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Phyllis Busansky's legacy of courage deserved to live on

Talk about your courage — moral, political or otherwise.

At the age of 71, a politician known in these parts mostly just as Phyllis plucked an important job from the clutches of someone who was doing it badly.

Phyllis Busansky, former county commissioner, champion of health care for the poor, true believer, big voice, big presence, beat Buddy Johnson in November to become Hillsborough's elections supervisor.

Heck, she'd already battled lung cancer. Ousting Johnson had to be a cinch when you run on a platform of reform and restoring citizen confidence — especially when your own idealistic fix-this-mess history backs you up.

And it sure says something to the world when one of your first official acts is to tear down a front office wall that your predecessor put up to shut the public out.

Her campaign slogan was phyllis!, just phyllis! The exclamation point had it about right, though there was nothing lower-case about Phyllis Busansky.

"Kid," she called you, and "fabulous!" she said, and often.

Chutzpah? Phyllis first ran for County Commission 21 years ago against a big name from the Tampa City Council, an astonishing thing to do at the time. Tom Vann, who had big billboards and a bigger war chest, was so confident he printed up refrigerator magnets urging people to vote for him in November when he hadn't even beaten her in the primary yet.

She ran a good-guy grass roots campaign, limited donations to $100 and handed him his hat.

After the sad news of her sudden and unexpected death spread across town Tuesday — she had only just started again, after all — talk in offices and over lunches inevitably turned to her replacement.

Who will our Republican governor, with his own aspirations, pick in the place of a Democrat just put in office by the voters? And I suddenly felt embarrassed. Already we were talking politics when the news about Phyllis still didn't seem possible.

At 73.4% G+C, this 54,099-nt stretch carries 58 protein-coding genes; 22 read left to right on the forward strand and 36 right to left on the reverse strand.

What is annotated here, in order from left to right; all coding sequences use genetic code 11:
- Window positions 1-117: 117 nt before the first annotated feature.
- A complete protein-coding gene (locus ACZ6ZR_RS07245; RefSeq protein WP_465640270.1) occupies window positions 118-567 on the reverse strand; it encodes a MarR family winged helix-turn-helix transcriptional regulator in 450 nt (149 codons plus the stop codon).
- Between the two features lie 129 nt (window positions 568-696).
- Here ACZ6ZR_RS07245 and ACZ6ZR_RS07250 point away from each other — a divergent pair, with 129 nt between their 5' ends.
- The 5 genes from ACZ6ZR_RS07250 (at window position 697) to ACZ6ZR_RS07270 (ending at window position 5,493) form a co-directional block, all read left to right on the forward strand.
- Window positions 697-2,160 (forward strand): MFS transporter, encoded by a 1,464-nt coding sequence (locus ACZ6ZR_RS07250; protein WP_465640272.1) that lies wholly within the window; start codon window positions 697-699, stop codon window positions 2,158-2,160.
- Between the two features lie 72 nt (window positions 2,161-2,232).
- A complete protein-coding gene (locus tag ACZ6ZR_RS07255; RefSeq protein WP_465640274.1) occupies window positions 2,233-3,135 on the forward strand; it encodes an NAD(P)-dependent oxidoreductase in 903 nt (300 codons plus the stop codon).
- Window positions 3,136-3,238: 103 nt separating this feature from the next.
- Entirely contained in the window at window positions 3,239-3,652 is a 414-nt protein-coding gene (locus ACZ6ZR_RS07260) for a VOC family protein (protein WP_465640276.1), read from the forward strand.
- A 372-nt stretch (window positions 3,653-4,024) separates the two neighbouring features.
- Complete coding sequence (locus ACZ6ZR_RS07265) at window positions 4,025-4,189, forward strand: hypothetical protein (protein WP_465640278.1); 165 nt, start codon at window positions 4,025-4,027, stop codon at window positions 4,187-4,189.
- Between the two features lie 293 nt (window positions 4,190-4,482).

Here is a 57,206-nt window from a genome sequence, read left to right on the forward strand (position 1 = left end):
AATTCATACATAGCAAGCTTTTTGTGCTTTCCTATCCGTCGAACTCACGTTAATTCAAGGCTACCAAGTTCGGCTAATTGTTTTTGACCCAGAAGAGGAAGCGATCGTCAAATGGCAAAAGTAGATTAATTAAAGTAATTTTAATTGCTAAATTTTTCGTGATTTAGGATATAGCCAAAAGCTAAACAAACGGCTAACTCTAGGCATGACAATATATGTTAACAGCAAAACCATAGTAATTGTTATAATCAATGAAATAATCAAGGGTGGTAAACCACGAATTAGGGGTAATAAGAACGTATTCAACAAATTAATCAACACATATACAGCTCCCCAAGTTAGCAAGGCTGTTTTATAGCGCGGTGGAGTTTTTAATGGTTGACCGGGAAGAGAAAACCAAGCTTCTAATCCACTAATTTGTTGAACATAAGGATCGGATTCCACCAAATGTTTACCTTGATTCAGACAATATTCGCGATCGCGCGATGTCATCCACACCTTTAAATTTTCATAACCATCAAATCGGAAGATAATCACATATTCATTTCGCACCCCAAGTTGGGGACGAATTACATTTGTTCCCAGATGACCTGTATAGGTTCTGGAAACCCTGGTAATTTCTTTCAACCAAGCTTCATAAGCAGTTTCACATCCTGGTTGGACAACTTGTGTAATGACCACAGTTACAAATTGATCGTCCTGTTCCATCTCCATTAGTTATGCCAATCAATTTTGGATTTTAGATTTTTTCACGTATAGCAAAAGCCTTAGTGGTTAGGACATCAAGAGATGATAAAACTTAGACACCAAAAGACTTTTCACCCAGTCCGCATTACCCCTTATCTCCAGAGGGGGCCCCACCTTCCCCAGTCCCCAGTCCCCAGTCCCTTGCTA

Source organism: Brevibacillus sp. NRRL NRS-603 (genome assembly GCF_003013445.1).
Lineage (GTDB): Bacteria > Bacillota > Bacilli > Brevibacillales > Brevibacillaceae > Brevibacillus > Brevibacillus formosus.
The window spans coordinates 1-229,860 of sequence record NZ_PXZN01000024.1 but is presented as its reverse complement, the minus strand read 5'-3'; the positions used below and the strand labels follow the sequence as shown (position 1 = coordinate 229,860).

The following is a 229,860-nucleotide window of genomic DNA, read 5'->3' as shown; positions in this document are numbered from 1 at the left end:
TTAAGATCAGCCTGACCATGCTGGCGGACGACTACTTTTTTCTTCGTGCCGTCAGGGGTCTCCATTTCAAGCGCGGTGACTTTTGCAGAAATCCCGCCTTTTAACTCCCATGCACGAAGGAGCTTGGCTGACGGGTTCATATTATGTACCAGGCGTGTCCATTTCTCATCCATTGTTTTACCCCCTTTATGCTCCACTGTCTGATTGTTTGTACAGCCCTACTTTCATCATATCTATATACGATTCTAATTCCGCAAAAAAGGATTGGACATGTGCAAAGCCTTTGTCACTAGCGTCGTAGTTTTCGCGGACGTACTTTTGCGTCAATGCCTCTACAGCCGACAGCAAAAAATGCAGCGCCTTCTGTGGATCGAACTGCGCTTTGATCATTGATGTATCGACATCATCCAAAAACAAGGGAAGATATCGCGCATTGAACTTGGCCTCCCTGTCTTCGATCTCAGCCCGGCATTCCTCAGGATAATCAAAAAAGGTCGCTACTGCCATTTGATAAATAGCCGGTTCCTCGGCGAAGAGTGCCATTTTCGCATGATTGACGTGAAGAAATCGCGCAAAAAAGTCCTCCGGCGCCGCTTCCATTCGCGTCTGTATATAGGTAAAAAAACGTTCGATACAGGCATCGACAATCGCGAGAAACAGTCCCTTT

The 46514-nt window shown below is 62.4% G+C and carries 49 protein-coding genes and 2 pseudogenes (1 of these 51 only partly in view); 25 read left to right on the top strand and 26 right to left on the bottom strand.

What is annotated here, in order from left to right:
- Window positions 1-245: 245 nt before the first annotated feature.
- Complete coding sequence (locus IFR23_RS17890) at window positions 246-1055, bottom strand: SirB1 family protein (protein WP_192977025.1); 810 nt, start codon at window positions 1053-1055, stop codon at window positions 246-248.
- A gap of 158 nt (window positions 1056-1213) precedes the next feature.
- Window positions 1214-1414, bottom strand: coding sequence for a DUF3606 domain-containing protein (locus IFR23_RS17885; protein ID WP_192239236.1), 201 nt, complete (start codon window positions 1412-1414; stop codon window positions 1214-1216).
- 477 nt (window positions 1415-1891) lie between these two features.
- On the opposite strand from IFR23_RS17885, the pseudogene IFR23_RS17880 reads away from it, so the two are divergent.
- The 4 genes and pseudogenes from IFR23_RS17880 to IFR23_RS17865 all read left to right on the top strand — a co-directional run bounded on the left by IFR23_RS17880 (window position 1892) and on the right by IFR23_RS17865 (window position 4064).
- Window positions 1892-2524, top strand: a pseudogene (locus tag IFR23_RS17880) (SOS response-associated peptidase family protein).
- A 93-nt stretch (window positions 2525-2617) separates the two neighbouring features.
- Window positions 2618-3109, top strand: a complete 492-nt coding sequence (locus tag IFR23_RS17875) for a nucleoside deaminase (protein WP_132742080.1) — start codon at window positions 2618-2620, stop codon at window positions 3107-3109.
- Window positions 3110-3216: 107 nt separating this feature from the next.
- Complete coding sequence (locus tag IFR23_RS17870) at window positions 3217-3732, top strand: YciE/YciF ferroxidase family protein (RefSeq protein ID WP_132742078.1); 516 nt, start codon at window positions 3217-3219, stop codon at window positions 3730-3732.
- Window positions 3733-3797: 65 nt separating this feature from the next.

But then, wasn't that exactly what you could see her doing — thinking ahead to protecting a legacy of openness and competence, given the realities of party politics and political ambitions?

Which brings us to an irony of timing I think maybe Phyllis, a woman whose laugh you could hear across any crowded campaign event, might appreciate.

It had to do with the late Ralph Hughes, a powerful conservative Republican businessman known for giving big bucks to candidates who supported his views.

Last year, five county commissioners who oh-by-the-way took campaign money from him voted to name their most prestigious prize, the Moral Courage Award, for Hughes.

Problem? This award is supposed to go to someone who stands up to government to make this a better place to live. To name it for a millionaire who opposed taxes and regulation and gave out campaign money was to many people a slap in the face. One recipient gave her award back.

So on the same day we learned the sad news about Phyllis Busansky came headlines that told us the IRS says Hughes owed $69.3 million in unpaid taxes.

Time for another renaming? If they called it the Phyllis Award, people around here would know who you meant, and why.

Phyllis Busansky's legacy of courage deserved to live on 06/23/09 [Last modified: Tuesday, June 23, 2009 8:52pm]
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